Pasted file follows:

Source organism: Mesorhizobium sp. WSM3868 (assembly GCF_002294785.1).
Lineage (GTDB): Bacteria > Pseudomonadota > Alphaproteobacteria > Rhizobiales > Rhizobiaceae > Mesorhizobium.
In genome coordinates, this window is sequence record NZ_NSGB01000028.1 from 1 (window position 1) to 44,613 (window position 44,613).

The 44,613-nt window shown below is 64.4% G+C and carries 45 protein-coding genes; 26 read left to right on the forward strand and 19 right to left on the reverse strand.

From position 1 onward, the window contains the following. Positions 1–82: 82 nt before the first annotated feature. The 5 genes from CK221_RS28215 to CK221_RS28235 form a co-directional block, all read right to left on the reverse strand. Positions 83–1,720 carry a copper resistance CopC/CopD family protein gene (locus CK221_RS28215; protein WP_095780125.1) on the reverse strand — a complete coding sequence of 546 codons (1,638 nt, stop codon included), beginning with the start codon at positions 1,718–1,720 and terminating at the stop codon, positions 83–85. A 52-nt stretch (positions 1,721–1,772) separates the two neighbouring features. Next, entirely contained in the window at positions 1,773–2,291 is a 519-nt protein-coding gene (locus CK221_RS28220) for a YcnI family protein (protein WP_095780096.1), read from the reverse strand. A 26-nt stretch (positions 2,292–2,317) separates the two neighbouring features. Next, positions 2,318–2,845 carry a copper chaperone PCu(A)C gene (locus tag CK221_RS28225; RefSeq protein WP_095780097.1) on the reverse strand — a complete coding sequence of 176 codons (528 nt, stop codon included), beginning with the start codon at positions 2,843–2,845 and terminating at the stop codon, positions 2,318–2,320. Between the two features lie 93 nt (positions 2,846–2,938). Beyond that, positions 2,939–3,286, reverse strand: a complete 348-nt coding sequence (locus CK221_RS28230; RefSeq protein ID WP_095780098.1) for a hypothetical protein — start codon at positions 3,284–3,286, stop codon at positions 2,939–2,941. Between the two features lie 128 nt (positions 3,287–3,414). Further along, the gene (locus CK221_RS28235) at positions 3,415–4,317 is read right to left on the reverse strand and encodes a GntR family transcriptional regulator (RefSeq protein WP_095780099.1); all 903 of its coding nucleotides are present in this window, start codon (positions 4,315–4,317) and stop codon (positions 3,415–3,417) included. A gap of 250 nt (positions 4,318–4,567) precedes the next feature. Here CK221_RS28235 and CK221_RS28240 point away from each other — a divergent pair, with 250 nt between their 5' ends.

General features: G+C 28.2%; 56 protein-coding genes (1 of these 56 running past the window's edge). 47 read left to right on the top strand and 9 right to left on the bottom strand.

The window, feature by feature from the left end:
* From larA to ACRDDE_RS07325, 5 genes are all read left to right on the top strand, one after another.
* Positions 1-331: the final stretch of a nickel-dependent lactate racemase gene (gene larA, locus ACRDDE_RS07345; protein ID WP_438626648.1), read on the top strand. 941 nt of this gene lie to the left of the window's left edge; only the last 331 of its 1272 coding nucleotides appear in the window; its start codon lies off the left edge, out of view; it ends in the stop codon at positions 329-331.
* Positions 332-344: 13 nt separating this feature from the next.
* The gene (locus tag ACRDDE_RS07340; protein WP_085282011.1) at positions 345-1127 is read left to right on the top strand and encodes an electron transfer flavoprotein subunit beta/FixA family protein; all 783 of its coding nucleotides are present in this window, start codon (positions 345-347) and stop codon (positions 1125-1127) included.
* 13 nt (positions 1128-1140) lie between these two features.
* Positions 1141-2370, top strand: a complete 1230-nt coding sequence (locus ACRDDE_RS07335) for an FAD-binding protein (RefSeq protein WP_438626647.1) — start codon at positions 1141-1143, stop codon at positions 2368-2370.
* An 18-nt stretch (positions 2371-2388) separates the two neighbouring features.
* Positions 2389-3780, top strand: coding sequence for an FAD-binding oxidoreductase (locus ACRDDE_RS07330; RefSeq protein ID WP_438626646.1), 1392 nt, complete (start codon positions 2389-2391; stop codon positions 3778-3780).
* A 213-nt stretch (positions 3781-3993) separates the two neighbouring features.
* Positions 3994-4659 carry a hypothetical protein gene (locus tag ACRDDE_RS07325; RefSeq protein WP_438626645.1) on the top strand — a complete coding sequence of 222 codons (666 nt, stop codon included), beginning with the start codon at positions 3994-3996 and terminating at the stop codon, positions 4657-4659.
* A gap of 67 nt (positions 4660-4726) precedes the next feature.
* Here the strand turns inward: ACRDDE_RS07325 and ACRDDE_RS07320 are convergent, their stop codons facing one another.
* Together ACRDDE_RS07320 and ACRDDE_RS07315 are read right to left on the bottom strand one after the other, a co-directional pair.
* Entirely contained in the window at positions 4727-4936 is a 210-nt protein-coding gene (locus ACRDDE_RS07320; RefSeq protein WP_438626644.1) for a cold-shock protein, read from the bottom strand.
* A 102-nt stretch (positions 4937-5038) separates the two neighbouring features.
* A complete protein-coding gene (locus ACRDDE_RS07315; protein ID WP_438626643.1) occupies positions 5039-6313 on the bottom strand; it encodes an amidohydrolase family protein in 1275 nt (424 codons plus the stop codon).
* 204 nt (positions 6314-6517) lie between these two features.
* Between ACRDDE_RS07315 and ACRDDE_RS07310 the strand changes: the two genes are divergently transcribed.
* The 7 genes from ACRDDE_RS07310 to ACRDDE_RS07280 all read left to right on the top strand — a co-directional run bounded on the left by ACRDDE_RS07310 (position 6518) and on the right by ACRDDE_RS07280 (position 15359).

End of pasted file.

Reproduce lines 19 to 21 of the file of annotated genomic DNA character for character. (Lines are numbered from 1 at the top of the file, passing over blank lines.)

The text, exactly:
* Here the strand turns inward: ACRDDE_RS07325 and ACRDDE_RS07320 are convergent, their stop codons facing one another.
* Together ACRDDE_RS07320 and ACRDDE_RS07315 are read right to left on the bottom strand one after the other, a co-directional pair.
* Entirely contained in the window at positions 4727-4936 is a 210-nt protein-coding gene (locus ACRDDE_RS07320; RefSeq protein WP_438626644.1) for a cold-shock protein, read from the bottom strand.